Sunday, February 7, 2016
China is buying up companies around the world at a record rate — and it's great news for Wall Street
Chinese companies have been acquiring foreign companies at an unprecedented rate, and we're likely to see a lot more of it this year.
So far in 2016, General Electric has sold its appliances business toQingdao-based Haier. China'sZoomlion made an unsolicited bidfor heavy-lifting-equipment maker Terex Corporation, and property and investment firm Dalian Wanda announced a deal to buy a majority stake in Hollywood's Legendary Entertainment.
On Friday, a Chinese-led investor group announced it would buy the Chicago Stock Exchange. And then there's ChemChina's record-breaking deal for the Swiss seeds and pesticides group Syngenta, valued at $48 million according to Dealogic.
There have already been 82Chinese outbound mergers-and-acquisitions deals announced this year, amounting to $73 billion in value, according to Dealogic. That's up from 55 deals worth $6.2 billion in the same period last year.
Last year was a record-breaker for Chinese outbound deals, with 607 deals valued at $112.5 billion in total. Just over one month into 2016, and China is more than halfway to breaking that record.
One interpretation is that Chinese companies are simply hungry for growth as that country's economy slows, and they're feeding themselves by buying other companies.
"With the slowdown of the economy, Chinese corporates are increasingly looking to inorganic avenues to supplement their growth," Vikas Seth, head of emerging markets in the investment-banking and capital-markets department at Credit Suisse, told Business Insider.
China's economic growth in 2015 was its slowest in 25 years.
But there's more to it than just growth. These are cross-border M&A deals and they're also about market access.
"Some of the primary motivations for cross-border acquisitions are access to new markets, brands, technologies, R&D capabilities and, in some cases, to products and supply chains that can be sold into a buyer's distribution networks within China," Seth said.
"We think this pace will be sustained since China is going through a remarkable transformation of its economy," he added.
Acquirers include state-owned enterprises, sovereign wealth funds, private corporations, and private-equity funds.
In the case the deal for GE's appliance unit, Haier is getting both market access and access to GE's brand. With the Syngenta deal, ChemChina is getting technology and crucial research and development, too.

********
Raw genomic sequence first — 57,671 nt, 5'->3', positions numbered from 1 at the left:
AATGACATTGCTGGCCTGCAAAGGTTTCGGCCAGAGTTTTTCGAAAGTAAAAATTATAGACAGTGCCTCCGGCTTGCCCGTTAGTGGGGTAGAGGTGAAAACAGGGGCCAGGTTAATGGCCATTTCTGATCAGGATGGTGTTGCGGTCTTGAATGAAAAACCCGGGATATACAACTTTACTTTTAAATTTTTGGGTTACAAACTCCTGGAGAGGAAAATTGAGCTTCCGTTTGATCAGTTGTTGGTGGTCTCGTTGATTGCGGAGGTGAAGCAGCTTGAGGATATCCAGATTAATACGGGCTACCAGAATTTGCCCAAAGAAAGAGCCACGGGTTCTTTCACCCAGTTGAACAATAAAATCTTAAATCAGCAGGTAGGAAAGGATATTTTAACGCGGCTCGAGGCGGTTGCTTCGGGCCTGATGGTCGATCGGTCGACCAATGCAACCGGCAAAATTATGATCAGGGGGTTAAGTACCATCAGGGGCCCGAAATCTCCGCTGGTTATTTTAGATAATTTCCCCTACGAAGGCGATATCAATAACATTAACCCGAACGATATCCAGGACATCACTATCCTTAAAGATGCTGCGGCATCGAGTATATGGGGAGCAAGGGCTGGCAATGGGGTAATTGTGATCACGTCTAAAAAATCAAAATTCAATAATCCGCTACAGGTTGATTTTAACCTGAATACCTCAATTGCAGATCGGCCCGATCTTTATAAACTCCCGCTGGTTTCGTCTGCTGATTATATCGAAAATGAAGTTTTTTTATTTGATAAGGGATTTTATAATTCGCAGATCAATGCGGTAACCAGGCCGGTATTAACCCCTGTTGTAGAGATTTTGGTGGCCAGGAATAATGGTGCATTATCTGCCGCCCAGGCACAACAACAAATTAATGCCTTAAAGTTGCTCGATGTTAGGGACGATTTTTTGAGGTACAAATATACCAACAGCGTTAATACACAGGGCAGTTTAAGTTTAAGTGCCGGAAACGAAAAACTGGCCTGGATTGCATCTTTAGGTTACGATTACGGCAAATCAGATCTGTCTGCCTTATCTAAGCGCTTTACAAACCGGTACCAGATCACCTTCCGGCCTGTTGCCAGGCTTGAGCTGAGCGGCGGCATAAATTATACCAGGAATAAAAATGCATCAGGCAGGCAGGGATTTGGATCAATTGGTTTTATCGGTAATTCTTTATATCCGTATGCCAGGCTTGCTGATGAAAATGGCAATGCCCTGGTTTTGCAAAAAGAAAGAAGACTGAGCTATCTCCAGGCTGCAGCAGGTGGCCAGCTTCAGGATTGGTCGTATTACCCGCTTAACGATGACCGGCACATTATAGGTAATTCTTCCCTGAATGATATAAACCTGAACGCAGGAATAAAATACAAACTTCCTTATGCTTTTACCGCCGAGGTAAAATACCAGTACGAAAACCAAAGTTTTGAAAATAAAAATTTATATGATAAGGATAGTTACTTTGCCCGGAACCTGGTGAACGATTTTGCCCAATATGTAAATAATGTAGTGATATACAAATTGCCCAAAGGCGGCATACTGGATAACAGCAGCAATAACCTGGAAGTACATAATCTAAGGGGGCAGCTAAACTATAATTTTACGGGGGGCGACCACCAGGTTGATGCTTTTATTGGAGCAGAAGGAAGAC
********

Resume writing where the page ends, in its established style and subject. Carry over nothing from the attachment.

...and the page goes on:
In purchasing Legendary Entertainment, Dalian Wanda, which also owns movie-theater chains in China, will get control over the content they're producing.
Like any deal spree, this boom is good for Wall Street.
Last year, investment bankers earned $558 million in revenue from Chinese outbound M&A deals, according to Dealogic. This year, that number is at $121 million to date.
But there are, of course, a number of challenge these deals will face — especially in the US.
M&A deals in the US are subject to scrutiny by the Committee on Foreign Investment in the United States, or CFIUS. It recently prevented the $3.3 billion sale of Philips' lighting businessto a group of buyers in Asia.
"I would be very surprised if CFIUS did not have an interest in taking a look at this deal," said Anne Salladin of law firm Stroock & Stroock, referring to the Chicago Stock Exchange deal.
There could also be cultural challenges when it comes to integrating Western-managed companies into Chinese businesses. Not to mention potential challenges valuing companies, given the market volatility we've seen recently.
Chinese companies need to have the full backing of the Chinese government in order to close foreign deals.
They need approval in order to get enough foreign exchange to pay for the acquisitions, something the government monitors closely. Also, many of the companies chasing after foreign deals are actually state-owned enterprises.
Given the recent volume of deals, however, it would appear that the Chinese government is supportive of the foreign-buying spree. And that suggests there could be a lot more deal activity on the horizon.
Andy Kiersz contributed to this story.